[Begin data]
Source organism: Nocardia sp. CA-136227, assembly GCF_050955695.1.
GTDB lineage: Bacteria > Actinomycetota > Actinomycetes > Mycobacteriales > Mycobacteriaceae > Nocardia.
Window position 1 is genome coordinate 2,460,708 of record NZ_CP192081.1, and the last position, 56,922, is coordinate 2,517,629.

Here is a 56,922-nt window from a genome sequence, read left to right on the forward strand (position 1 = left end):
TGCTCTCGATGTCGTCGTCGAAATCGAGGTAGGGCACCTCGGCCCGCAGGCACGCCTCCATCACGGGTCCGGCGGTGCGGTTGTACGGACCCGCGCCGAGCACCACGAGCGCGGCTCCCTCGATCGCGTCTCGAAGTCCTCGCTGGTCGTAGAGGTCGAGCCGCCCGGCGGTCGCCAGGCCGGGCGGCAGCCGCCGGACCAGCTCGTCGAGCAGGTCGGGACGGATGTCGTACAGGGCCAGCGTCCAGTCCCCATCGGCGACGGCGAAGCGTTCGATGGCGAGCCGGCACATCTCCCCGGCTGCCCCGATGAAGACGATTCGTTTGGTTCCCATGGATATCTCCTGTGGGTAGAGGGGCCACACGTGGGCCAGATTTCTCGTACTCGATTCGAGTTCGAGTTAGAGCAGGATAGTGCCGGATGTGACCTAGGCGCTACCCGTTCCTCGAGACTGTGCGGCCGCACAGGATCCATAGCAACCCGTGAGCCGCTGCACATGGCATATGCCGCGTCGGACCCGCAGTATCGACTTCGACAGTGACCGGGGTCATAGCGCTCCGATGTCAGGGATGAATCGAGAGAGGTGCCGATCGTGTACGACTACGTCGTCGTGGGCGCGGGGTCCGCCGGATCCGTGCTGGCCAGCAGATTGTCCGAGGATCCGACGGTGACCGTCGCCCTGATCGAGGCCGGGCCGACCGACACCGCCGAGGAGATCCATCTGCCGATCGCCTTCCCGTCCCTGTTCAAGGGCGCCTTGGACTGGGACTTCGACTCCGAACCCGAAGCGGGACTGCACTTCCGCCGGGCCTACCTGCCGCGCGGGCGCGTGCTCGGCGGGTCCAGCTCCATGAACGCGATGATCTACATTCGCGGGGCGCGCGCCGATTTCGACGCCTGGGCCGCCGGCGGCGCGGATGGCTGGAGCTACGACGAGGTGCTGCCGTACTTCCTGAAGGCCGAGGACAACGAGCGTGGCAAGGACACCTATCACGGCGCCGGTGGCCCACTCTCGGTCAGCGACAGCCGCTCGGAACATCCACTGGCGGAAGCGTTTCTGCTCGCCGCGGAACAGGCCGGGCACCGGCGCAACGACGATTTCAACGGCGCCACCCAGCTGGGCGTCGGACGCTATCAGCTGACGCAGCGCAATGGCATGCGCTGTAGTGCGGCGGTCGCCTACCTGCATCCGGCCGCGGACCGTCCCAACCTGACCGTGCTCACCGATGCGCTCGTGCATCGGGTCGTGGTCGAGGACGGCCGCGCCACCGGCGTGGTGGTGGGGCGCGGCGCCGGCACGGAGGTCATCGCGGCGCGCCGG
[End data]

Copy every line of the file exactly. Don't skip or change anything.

Source organism: Nocardia sp. CA-136227, assembly GCF_050955695.1.
GTDB lineage: Bacteria > Actinomycetota > Actinomycetes > Mycobacteriales > Mycobacteriaceae > Nocardia.
Window position 1 is genome coordinate 2,460,708 of record NZ_CP192081.1, and the last position, 56,922, is coordinate 2,517,629.

Here is a 56,922-nt window from a genome sequence, read left to right on the forward strand (position 1 = left end):
TGCTCTCGATGTCGTCGTCGAAATCGAGGTAGGGCACCTCGGCCCGCAGGCACGCCTCCATCACGGGTCCGGCGGTGCGGTTGTACGGACCCGCGCCGAGCACCACGAGCGCGGCTCCCTCGATCGCGTCTCGAAGTCCTCGCTGGTCGTAGAGGTCGAGCCGCCCGGCGGTCGCCAGGCCGGGCGGCAGCCGCCGGACCAGCTCGTCGAGCAGGTCGGGACGGATGTCGTACAGGGCCAGCGTCCAGTCCCCATCGGCGACGGCGAAGCGTTCGATGGCGAGCCGGCACATCTCCCCGGCTGCCCCGATGAAGACGATTCGTTTGGTTCCCATGGATATCTCCTGTGGGTAGAGGGGCCACACGTGGGCCAGATTTCTCGTACTCGATTCGAGTTCGAGTTAGAGCAGGATAGTGCCGGATGTGACCTAGGCGCTACCCGTTCCTCGAGACTGTGCGGCCGCACAGGATCCATAGCAACCCGTGAGCCGCTGCACATGGCATATGCCGCGTCGGACCCGCAGTATCGACTTCGACAGTGACCGGGGTCATAGCGCTCCGATGTCAGGGATGAATCGAGAGAGGTGCCGATCGTGTACGACTACGTCGTCGTGGGCGCGGGGTCCGCCGGATCCGTGCTGGCCAGCAGATTGTCCGAGGATCCGACGGTGACCGTCGCCCTGATCGAGGCCGGGCCGACCGACACCGCCGAGGAGATCCATCTGCCGATCGCCTTCCCGTCCCTGTTCAAGGGCGCCTTGGACTGGGACTTCGACTCCGAACCCGAAGCGGGACTGCACTTCCGCCGGGCCTACCTGCCGCGCGGGCGCGTGCTCGGCGGGTCCAGCTCCATGAACGCGATGATCTACATTCGCGGGGCGCGCGCCGATTTCGACGCCTGGGCCGCCGGCGGCGCGGATGGCTGGAGCTACGACGAGGTGCTGCCGTACTTCCTGAAGGCCGAGGACAACGAGCGTGGCAAGGACACCTATCACGGCGCCGGTGGCCCACTCTCGGTCAGCGACAGCCGCTCGGAACATCCACTGGCGGAAGCGTTTCTGCTCGCCGCGGAACAGGCCGGGCACCGGCGCAACGACGATTTCAACGGCGCCACCCAGCTGGGCGTCGGACGCTATCAGCTGACGCAGCGCAATGGCATGCGCTGTAGTGCGGCGGTCGCCTACCTGCATCCGGCCGCGGACCGTCCCAACCTGACCGTGCTCACCGATGCGCTCGTGCATCGGGTCGTGGTCGAGGACGGCCGCGCCACCGGCGTGGTGGTGGGGCGCGGCGCCGGCACGGAGGTCATCGCGGCGCGCCGG